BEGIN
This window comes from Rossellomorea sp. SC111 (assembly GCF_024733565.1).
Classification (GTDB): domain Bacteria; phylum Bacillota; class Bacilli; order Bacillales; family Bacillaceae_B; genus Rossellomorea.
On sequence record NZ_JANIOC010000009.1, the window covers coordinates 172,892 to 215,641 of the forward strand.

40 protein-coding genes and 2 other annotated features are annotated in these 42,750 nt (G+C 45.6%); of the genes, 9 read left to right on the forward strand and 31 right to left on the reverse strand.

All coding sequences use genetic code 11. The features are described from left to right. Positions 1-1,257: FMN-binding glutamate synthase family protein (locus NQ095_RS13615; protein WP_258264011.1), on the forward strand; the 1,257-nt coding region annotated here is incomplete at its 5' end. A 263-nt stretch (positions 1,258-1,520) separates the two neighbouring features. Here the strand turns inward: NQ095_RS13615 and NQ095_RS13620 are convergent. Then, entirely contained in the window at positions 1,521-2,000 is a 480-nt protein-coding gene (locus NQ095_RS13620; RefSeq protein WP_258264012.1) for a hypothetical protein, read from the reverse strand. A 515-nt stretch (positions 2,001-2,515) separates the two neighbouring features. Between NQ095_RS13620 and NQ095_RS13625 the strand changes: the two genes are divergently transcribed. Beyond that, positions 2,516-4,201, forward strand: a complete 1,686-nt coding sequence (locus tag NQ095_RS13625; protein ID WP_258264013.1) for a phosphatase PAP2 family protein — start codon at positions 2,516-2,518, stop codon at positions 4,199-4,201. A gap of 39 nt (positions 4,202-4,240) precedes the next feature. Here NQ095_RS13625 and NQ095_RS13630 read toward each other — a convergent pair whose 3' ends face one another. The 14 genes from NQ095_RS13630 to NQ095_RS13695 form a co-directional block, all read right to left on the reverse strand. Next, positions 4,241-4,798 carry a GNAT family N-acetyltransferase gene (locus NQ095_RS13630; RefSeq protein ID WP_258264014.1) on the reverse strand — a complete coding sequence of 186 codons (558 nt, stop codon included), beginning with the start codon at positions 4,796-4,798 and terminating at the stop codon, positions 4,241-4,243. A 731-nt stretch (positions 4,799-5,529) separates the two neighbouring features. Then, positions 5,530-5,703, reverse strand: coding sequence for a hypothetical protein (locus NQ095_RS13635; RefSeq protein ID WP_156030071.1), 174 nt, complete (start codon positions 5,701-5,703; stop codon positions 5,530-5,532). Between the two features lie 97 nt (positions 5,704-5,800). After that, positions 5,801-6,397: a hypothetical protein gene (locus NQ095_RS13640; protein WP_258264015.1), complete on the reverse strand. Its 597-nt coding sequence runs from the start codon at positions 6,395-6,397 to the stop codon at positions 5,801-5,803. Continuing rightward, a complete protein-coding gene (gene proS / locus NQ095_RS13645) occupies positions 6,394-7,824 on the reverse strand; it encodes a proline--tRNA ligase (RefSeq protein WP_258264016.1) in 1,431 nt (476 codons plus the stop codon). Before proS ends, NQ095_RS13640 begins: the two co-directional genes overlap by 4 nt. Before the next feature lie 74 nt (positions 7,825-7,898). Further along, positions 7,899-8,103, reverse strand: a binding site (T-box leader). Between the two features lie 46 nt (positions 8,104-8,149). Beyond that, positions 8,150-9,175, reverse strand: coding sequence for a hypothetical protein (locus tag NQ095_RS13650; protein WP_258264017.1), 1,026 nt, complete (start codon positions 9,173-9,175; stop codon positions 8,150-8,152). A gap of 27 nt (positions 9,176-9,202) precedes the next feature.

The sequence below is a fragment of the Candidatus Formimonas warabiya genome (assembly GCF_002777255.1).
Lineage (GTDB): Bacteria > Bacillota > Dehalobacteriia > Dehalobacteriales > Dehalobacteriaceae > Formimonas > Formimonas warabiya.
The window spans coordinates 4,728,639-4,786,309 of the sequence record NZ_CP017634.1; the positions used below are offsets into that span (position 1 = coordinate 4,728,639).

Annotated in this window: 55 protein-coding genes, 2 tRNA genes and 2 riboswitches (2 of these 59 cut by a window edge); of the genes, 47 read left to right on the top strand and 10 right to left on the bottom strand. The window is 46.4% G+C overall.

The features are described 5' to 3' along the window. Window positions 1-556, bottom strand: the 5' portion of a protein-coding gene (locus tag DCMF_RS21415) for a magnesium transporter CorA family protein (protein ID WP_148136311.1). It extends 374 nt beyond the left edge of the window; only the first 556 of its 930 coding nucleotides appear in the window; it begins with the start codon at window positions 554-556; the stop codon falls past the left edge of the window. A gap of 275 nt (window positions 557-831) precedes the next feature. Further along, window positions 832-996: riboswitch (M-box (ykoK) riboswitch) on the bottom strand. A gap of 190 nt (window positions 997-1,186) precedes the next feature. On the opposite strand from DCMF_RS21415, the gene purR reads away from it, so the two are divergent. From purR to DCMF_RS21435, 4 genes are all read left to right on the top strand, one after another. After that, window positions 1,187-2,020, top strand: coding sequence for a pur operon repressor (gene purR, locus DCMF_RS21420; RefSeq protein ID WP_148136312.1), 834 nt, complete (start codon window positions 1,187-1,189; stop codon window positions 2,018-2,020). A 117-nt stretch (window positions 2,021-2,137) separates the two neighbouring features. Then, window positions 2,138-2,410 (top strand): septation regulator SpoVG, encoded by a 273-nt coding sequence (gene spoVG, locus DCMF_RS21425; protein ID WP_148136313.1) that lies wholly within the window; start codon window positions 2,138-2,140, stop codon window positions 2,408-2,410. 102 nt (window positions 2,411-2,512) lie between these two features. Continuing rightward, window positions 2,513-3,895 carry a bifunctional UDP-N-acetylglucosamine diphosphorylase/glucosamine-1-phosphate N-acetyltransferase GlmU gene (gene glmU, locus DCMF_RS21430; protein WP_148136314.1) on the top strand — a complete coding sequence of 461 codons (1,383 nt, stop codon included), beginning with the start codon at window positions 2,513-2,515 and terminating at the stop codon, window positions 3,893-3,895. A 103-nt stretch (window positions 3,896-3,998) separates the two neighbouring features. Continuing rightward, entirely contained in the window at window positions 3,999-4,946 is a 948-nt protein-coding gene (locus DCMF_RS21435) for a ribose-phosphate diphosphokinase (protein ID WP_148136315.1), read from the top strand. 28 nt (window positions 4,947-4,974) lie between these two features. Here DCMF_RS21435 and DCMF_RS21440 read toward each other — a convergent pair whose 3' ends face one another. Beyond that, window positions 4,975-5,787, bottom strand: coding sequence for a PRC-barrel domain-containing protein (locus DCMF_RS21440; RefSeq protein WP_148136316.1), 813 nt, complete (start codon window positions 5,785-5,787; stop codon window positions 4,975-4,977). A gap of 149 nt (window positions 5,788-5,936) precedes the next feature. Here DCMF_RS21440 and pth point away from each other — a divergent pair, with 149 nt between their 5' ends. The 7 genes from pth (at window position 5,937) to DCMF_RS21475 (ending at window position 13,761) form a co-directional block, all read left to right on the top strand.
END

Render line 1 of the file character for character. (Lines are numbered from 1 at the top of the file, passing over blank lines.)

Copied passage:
This window comes from Rossellomorea sp. SC111 (assembly GCF_024733565.1).